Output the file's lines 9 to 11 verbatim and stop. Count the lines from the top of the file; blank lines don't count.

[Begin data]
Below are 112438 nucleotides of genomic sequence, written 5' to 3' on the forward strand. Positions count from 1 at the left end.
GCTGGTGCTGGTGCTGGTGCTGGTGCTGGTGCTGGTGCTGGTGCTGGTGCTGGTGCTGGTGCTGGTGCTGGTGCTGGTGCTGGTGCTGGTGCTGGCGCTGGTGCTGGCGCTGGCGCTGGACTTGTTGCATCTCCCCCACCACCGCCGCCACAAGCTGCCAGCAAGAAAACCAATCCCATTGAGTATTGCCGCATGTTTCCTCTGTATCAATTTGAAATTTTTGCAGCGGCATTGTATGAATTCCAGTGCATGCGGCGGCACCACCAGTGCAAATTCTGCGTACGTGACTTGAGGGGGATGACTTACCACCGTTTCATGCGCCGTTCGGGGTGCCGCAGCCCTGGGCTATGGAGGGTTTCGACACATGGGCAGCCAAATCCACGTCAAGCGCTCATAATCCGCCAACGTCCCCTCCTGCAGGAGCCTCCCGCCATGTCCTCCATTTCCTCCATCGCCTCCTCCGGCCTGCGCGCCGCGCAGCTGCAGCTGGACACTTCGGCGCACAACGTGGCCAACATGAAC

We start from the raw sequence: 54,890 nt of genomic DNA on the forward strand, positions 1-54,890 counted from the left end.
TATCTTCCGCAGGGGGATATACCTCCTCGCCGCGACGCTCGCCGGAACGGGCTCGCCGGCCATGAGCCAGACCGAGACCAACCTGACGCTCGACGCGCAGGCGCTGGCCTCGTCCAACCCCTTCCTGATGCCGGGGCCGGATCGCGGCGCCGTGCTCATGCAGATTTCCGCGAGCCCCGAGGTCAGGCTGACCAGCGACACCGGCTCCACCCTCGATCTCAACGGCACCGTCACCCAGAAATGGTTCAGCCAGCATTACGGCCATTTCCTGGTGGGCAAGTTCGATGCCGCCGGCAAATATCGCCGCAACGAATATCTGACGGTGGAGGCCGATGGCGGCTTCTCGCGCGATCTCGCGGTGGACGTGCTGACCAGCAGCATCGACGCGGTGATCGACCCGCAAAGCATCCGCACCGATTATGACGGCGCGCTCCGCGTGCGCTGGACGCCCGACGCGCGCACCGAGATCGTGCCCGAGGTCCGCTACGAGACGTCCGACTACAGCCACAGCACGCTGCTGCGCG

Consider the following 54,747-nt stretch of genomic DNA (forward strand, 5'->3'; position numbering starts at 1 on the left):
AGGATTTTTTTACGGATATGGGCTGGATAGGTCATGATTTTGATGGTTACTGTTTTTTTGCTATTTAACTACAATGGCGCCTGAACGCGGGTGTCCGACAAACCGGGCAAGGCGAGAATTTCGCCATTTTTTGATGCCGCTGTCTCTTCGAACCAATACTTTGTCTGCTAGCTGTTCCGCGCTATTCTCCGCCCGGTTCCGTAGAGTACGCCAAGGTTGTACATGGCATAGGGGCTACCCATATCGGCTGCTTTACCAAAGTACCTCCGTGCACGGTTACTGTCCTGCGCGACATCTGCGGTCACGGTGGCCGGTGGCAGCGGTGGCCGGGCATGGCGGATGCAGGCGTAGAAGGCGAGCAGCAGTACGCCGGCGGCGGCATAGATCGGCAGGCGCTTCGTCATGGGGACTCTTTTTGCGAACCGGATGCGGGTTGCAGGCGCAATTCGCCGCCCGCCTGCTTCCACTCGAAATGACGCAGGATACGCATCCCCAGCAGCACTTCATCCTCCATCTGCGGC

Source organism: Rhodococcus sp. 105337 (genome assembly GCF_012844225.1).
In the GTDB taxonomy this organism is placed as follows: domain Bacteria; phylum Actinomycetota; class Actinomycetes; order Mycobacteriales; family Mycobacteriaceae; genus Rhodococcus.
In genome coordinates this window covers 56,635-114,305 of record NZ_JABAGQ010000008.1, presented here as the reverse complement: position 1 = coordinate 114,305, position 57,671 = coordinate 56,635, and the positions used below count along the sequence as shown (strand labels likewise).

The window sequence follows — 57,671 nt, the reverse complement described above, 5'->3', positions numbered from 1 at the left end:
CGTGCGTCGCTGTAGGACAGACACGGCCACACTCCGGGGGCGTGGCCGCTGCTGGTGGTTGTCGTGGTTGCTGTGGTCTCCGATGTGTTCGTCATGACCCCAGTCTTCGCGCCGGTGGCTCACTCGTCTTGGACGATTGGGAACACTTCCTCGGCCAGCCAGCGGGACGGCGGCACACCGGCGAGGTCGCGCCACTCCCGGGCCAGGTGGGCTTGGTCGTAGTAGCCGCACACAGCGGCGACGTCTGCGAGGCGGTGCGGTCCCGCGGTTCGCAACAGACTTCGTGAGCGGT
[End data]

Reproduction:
In genome coordinates this window covers 56,635-114,305 of record NZ_JABAGQ010000008.1, presented here as the reverse complement: position 1 = coordinate 114,305, position 57,671 = coordinate 56,635, and the positions used below count along the sequence as shown (strand labels likewise).

The window sequence follows — 57,671 nt, the reverse complement described above, 5'->3', positions numbered from 1 at the left end:
CGTGCGTCGCTGTAGGACAGACACGGCCACACTCCGGGGGCGTGGCCGCTGCTGGTGGTTGTCGTGGTTGCTGTGGTCTCCGATGTGTTCGTCATGACCCCAGTCTTCGCGCCGGTGGCTCACTCGTCTTGGACGATTGGGAACACTTCCTCGGCCAGCCAGCGGGACGGCGGCACACCGGCGAGGTCGCGCCACTCCCGGGCCAGGTGGGCTTGGTCGTAGTAGCCGCACACAGCGGCGACGTCTGCGAGGCGGTGCGGTCCCGCGGTTCGCAACAGACTTCGTGAGCGGT